You will take four core modules and have six elective modules from which you can choose four topics from diverse subjects relating to energy supply and demand.
Each course module is taught over four consecutive days of teaching with one module each month. Alongside the teaching, you will have coursework to complete for each module. The modules run from October to April, and in the remaining time, you will concentrate on your dissertation, which forms a significant part of the programme.
You are normally required to complete all the taught modules successfully before progressing to the dissertation.
The dissertation gives you the opportunity to create your own questions and to decide on your own area of interest. It should be a detailed investigation into a subject on energy supply and/or demand, with your own analysis and conclusions outlining the way forward. You may see the focus of your dissertation as a future career path, but whatever your area of study, these final few months of the degree should embody your vision of the future.
If you are interested in sustainability, you have the option of taking up to two elective modules from the MSc in Environmental Strategy offered by the University of Surrey.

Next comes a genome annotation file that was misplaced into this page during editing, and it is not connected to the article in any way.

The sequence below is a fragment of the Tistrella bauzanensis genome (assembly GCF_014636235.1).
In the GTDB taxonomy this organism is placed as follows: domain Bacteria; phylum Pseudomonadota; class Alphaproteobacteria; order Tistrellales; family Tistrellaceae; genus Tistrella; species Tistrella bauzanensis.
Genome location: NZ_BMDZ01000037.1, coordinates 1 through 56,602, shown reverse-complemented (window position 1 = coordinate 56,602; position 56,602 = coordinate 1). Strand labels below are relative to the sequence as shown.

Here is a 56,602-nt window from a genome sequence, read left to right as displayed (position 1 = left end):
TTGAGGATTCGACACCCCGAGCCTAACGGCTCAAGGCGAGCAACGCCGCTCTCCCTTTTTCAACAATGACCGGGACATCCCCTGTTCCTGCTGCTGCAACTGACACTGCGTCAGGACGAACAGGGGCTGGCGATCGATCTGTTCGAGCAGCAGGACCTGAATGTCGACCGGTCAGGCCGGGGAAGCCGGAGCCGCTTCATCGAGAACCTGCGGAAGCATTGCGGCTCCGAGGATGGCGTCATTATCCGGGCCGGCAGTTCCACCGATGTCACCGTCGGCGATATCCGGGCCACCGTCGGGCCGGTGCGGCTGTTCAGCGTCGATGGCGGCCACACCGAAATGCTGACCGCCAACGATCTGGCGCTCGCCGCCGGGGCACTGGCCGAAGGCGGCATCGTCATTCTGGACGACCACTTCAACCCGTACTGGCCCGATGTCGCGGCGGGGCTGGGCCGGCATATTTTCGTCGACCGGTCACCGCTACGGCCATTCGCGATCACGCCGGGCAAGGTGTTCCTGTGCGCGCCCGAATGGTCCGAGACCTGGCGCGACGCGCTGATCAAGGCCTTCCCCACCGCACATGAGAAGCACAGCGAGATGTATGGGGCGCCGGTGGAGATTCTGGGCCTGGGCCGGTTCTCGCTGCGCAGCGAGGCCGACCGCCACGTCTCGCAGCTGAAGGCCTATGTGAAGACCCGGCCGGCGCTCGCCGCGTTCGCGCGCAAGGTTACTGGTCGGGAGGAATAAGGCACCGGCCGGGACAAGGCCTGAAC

The Masters in Sustainable Energy is an interdisciplinary programme that will equip you for employment within the international energy sector. This programme addresses all the key aspects of sustainable energy, from the most advanced technologies through to ethical and economic considerations.
Modes of delivery of the MSc in Sustainable Energy include lectures, seminars and tutorials and allow students the opportunity to take part in lab, project and team work.
You will take a combination of core and optional courses, and a project which you will select from a list of standard projects or you can suggest a project of your own choosing.
The degree is designed to develop future leaders and decision makers in the growing international energy business. Graduates may expect to forge careers in established energy generation and transmission companies (for instance in the UK, National Grid, Scottish and Southern Energy, etc.), energy consultancy businesses, traditional oil, gas and construction companies who are moving rapidly into renewables, or fresh new companies in the wind, marine, solar or biomass sectors. Scotland, in particular, has seen great expansion in sustainable energy businesses in the last decade, with some of the best worldwide potential for wind, wave and tidal generation.